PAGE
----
Living the single is life no longer an anomaly. According to the U.S. Census Bureau, 45 percent of households nationwide are maintained by a single person. Being single (and thus, living on a single income) affects many areas of your life when it comes to financial planning, including parenthood,  insurance and retirement.

Flying Solo

Review your options for disability insurance and long-term care insurance. It is critical to purchase these types of insurance while you are healthy and the premiums are affordable. These insurance purchases increase the chances that you will have adequate cash flow if you are not able to work because of a disability, or if you require assistance with activities of daily living later in life.

Make sure your plans include preparing for health care needs. You may need to direct a lawyer to draft a health care proxy in which you designate a loved one to make medical decisions on your behalf if you are not able to do so yourself. If you have children, be sure to also appoint a guardian in the event that you are not able to care for them.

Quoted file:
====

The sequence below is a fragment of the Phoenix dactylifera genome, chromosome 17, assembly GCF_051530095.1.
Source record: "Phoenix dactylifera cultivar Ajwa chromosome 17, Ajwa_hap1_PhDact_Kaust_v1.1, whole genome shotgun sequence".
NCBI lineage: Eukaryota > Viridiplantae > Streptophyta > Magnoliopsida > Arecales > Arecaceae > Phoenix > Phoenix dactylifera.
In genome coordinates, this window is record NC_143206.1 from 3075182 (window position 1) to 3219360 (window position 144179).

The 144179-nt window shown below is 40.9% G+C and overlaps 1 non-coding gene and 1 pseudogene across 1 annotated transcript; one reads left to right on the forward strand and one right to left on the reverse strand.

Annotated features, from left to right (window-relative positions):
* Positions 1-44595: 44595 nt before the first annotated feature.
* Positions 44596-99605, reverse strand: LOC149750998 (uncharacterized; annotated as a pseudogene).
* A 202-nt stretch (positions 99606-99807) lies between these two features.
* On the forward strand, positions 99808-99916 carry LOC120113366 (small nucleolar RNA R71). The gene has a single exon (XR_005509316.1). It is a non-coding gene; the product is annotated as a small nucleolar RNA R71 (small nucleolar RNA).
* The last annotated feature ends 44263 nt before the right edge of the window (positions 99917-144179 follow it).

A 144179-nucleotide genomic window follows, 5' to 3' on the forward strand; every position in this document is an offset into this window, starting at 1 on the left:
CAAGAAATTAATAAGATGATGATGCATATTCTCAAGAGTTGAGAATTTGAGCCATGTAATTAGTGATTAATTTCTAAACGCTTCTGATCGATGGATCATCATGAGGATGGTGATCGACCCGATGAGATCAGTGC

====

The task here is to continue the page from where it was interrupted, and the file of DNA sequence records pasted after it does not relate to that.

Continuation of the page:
Think carefully about the type of housing situation that suits your needs. Carrying a single-family home, especially in an expensive housing market, can be difficult on one income. Be sure that your home is affordable enough to permit you to pay for other significant expenses, such as child care and health care, and to invest for financial goals, such as college and retirement.

Investing as much as you can afford for retirement over the long-term is beneficial because you will not have the luxury of falling back on a partner’s pension. In addition, your household will have only one Social Security check to help fund retirement expenses.